Friday, September 26, 2008
Friday, September 19, 2008
Tuesday, September 16, 2008
I had coffee with Kami and Aly today before school. On a semi-regular basis we get out to have an honest chat about their views on things, their feelings about things, and their beliefs about things.
After they got their cinnamon rolls and I got my coffee, I started the conversation by telling them they could ask me any question they wanted to. Kami raised her hand and said she had one. “Dad, have you ever watched a rated “R” movie?” That one question led into the different ratings for movies and an age appropriate explanation about violence, horror, language, and modesty (or inappropriate sexual material). I told her that I do watch occasional rated “R” movies, but not if they are filled with sex, foul language, or unrealistic violence. I told them that I love real stories of history that movies try to repaint because it helps me appreciate what they went through.
That led into a conversation about swear words. Kami asked what the swear words were. So we went down through the list and I explained the dirty meaning of each one. We also talked about slang words and why we try to steer clear of using those substitutes. Although Kami looked at me and said, “Sometimes you say crap and fricken’.” I humbly apologized and said I need to work on that and eliminate those things from my vocabulary. (I hate it that my kids are old enough to call my bluff.)
Kami then initiated a conversation about “praying before we eat” at restaurants. She asked, “Dad, does anyone else pray before they eat in front of other people?” What an amazing conversation emerged out of that line of questioning. I love trying to explain these simple habits in simple words…but I’ll be honest, sometimes it’s tough.
I just love my little girls. I love nurturing them and I have to remember this in times when I get distracted by other lesser things vying for my attention and affection. Time is flying by, and these moments are fleeting.
Pray for me.
Friday, September 05, 2008
Thursday, September 04, 2008
As I walked in the front door, I could smell the aroma of fresh paint. Being that I struggled with huffing gas in my childhood, I’ve always had a proclivity towards things with toxic and intoxicating odors. Things like markers, rubber cement, burning foam and fuel. I’ve lost innumerable brain cells over the years because of this addictive affinity.
The girls were in bed, but Heidi wasn’t. She descended the stairs like a princess and I hugged her like we hadn’t seen each other in months. It’s amazing what even five days away from her does to me. She’s bewitched me body and soul, stealing Jane Austin’s line from Pride and Prejudice. Even the natural fragrance of her body was something that my senses were cathartically renewed to appreciate. Everything was startlingly new. The house even seemed freshly different.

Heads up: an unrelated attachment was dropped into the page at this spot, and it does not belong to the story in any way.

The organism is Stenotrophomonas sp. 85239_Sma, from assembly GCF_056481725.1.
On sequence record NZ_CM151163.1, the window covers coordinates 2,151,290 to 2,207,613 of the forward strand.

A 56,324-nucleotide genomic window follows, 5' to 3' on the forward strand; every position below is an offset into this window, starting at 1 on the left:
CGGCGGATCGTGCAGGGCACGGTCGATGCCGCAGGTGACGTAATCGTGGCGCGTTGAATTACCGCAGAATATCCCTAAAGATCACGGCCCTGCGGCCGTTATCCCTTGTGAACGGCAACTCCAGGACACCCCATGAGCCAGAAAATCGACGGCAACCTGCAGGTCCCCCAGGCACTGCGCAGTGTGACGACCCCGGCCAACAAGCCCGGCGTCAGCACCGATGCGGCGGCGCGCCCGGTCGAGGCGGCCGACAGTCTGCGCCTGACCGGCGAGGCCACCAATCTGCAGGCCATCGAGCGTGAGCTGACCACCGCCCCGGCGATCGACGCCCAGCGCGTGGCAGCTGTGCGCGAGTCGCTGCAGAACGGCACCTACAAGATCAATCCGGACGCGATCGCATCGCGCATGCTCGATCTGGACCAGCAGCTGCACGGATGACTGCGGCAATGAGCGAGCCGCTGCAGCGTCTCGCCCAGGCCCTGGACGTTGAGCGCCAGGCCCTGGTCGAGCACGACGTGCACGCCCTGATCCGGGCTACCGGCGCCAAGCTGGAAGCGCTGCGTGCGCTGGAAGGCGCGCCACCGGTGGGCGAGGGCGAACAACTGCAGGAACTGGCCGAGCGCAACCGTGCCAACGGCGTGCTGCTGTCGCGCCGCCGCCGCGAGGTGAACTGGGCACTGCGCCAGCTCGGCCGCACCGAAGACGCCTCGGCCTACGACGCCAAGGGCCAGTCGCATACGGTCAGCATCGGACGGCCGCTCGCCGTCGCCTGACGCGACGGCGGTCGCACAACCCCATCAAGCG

After talking for a couple minutes, she told me that she had something to show me. I was picturing a long trail of rose petals leading toward our bedroom—not so much. But it did have something to do with the “loveshack” as it so happened. She had repainted our bedroom in my absence and it looked awesome.
I was so happy to be home. There is something awesome about being “away”, but it only is meaningful if it’s compared to being “home”. When your life is nothing but a feeling of “awayness”, you live with a perpetual sense of drifting, a gadabout restlessly and aimlessly lost. Home is the place where you hang your heart. It’s the place were “everybody” knows your name (your story). It’s the place where you don’t have to explain yourself or prove yourself or cover yourself. There is a freedom associated with home that is ineffable.
And as I laid my head down on my own pillow in my own bed at my own house, I rested with a restfulness that I had only few times in my life experienced. It was deep and rich and full. My mind raced with where I had been the last 6 days and how much I had taken in. There was no doubt in my mind; it had in some small, yet profound, way changed me.
My heart will always be pulled west. Go west young man. I know what this means now. Every young man must go west in his life, else his heart dies a slow death. You can be told that, but you have to go there to really know it deep down in your bowels.
And I know that now. I really, truly know that.